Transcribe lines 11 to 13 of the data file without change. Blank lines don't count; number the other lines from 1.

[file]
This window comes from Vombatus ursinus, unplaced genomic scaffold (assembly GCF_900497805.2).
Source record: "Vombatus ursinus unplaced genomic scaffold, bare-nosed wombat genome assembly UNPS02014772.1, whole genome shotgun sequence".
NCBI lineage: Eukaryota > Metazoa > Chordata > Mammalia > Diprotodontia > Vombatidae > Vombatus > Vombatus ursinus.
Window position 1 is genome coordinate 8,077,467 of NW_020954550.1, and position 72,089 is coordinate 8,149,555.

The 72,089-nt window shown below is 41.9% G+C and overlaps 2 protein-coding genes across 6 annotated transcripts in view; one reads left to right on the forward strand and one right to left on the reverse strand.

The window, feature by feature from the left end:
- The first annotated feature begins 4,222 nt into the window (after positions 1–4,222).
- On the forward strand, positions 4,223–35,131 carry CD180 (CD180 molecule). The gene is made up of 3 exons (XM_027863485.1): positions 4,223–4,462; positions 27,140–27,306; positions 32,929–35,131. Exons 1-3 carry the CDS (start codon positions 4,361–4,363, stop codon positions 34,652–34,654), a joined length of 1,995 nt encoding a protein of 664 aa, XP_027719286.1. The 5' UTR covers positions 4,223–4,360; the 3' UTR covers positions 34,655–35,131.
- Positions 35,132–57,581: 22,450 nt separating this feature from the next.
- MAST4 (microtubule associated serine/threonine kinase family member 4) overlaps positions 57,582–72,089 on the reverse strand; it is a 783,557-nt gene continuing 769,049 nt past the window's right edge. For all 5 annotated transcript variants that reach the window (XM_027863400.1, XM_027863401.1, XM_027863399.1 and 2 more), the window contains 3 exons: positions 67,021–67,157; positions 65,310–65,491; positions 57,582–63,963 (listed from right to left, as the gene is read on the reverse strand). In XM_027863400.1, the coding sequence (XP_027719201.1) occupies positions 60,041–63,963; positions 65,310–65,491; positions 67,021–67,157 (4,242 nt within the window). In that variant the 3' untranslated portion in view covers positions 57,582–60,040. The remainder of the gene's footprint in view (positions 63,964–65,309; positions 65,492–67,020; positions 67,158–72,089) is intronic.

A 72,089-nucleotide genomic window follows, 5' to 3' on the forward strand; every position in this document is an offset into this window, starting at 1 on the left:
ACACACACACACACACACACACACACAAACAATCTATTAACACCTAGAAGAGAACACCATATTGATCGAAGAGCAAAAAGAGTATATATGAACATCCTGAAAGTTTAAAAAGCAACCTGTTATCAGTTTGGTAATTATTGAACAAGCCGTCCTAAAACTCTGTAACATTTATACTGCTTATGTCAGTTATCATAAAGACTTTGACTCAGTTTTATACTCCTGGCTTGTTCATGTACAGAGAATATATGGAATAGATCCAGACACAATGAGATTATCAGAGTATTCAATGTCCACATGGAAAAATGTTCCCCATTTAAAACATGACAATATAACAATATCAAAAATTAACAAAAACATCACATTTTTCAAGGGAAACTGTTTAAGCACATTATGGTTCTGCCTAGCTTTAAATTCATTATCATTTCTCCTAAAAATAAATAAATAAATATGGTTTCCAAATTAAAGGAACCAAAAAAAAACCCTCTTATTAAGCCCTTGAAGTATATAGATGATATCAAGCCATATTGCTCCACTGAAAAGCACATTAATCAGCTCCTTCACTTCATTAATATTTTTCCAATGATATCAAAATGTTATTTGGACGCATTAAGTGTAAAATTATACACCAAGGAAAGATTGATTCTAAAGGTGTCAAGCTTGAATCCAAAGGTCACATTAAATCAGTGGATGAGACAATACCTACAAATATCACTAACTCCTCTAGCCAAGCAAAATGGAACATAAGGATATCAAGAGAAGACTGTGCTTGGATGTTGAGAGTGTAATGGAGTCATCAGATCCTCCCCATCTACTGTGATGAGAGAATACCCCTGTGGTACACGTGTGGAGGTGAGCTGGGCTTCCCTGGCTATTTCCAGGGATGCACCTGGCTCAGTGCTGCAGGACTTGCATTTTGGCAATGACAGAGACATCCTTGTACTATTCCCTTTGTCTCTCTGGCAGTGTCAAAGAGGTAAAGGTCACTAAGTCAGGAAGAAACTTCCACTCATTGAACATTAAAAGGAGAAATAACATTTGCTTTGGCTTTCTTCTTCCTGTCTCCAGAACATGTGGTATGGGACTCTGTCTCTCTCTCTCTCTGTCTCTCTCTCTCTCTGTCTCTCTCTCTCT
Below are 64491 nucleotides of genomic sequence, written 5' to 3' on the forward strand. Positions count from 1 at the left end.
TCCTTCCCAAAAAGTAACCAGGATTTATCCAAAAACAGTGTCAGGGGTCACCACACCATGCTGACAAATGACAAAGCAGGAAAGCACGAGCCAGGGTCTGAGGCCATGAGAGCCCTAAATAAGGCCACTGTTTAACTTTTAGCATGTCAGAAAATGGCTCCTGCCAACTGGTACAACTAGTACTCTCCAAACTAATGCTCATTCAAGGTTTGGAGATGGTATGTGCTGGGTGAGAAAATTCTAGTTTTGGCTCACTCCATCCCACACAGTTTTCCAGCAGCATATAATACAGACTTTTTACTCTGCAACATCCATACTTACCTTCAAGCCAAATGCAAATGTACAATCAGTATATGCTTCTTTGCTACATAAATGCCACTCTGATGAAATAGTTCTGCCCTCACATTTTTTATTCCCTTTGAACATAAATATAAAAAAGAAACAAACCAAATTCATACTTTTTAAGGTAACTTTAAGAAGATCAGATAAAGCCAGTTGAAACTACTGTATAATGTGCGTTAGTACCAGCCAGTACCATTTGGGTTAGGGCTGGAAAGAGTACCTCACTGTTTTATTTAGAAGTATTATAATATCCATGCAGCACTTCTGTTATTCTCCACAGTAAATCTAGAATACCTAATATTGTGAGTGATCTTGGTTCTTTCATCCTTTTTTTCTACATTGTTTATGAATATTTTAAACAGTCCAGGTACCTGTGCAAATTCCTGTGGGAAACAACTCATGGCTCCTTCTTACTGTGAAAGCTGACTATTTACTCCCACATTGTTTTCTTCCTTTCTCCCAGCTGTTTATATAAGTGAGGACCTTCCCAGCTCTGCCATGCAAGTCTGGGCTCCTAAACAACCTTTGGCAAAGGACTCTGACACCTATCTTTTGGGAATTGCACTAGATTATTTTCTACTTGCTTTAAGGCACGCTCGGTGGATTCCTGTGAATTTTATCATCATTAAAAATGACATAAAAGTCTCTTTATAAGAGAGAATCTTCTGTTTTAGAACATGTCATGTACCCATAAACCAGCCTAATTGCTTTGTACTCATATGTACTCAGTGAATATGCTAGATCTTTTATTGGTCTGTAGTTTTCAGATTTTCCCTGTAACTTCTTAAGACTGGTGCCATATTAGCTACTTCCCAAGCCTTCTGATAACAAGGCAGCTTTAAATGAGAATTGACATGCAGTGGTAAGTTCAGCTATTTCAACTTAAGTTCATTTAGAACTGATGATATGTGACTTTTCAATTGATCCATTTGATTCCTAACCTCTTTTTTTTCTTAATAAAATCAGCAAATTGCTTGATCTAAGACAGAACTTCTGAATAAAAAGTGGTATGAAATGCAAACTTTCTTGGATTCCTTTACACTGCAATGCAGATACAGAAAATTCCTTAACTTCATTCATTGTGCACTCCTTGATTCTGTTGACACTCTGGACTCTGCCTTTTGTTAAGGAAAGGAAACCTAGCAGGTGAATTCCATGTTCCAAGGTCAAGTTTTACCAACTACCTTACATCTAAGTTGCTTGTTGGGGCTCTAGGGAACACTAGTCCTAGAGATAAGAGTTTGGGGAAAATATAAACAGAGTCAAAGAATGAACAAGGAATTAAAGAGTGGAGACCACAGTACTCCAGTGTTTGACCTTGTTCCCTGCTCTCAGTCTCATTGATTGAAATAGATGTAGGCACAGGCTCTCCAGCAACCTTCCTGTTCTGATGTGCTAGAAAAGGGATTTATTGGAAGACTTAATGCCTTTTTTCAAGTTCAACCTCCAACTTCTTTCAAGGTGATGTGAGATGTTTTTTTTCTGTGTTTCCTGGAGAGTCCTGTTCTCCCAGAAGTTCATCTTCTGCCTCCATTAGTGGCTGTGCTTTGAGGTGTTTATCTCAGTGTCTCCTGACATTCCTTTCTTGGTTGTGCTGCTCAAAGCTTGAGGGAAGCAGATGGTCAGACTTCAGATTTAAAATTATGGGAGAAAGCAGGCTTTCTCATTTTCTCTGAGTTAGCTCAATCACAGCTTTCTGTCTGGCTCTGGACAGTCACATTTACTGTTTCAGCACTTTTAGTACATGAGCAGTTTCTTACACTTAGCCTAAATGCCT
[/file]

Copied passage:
A 72,089-nucleotide genomic window follows, 5' to 3' on the forward strand; every position in this document is an offset into this window, starting at 1 on the left:
ACACACACACACACACACACACACACAAACAATCTATTAACACCTAGAAGAGAACACCATATTGATCGAAGAGCAAAAAGAGTATATATGAACATCCTGAAAGTTTAAAAAGCAACCTGTTATCAGTTTGGTAATTATTGAACAAGCCGTCCTAAAACTCTGTAACATTTATACTGCTTATGTCAGTTATCATAAAGACTTTGACTCAGTTTTATACTCCTGGCTTGTTCATGTACAGAGAATATATGGAATAGATCCAGACACAATGAGATTATCAGAGTATTCAATGTCCACATGGAAAAATGTTCCCCATTTAAAACATGACAATATAACAATATCAAAAATTAACAAAAACATCACATTTTTCAAGGGAAACTGTTTAAGCACATTATGGTTCTGCCTAGCTTTAAATTCATTATCATTTCTCCTAAAAATAAATAAATAAATATGGTTTCCAAATTAAAGGAACCAAAAAAAAACCCTCTTATTAAGCCCTTGAAGTATATAGATGATATCAAGCCATATTGCTCCACTGAAAAGCACATTAATCAGCTCCTTCACTTCATTAATATTTTTCCAATGATATCAAAATGTTATTTGGACGCATTAAGTGTAAAATTATACACCAAGGAAAGATTGATTCTAAAGGTGTCAAGCTTGAATCCAAAGGTCACATTAAATCAGTGGATGAGACAATACCTACAAATATCACTAACTCCTCTAGCCAAGCAAAATGGAACATAAGGATATCAAGAGAAGACTGTGCTTGGATGTTGAGAGTGTAATGGAGTCATCAGATCCTCCCCATCTACTGTGATGAGAGAATACCCCTGTGGTACACGTGTGGAGGTGAGCTGGGCTTCCCTGGCTATTTCCAGGGATGCACCTGGCTCAGTGCTGCAGGACTTGCATTTTGGCAATGACAGAGACATCCTTGTACTATTCCCTTTGTCTCTCTGGCAGTGTCAAAGAGGTAAAGGTCACTAAGTCAGGAAGAAACTTCCACTCATTGAACATTAAAAGGAGAAATAACATTTGCTTTGGCTTTCTTCTTCCTGTCTCCAGAACATGTGGTATGGGACTCTGTCTCTCTCTCTCTCTGTCTCTCTCTCTCTCTGTCTCTCTCTCTCT
Below are 64491 nucleotides of genomic sequence, written 5' to 3' on the forward strand. Positions count from 1 at the left end.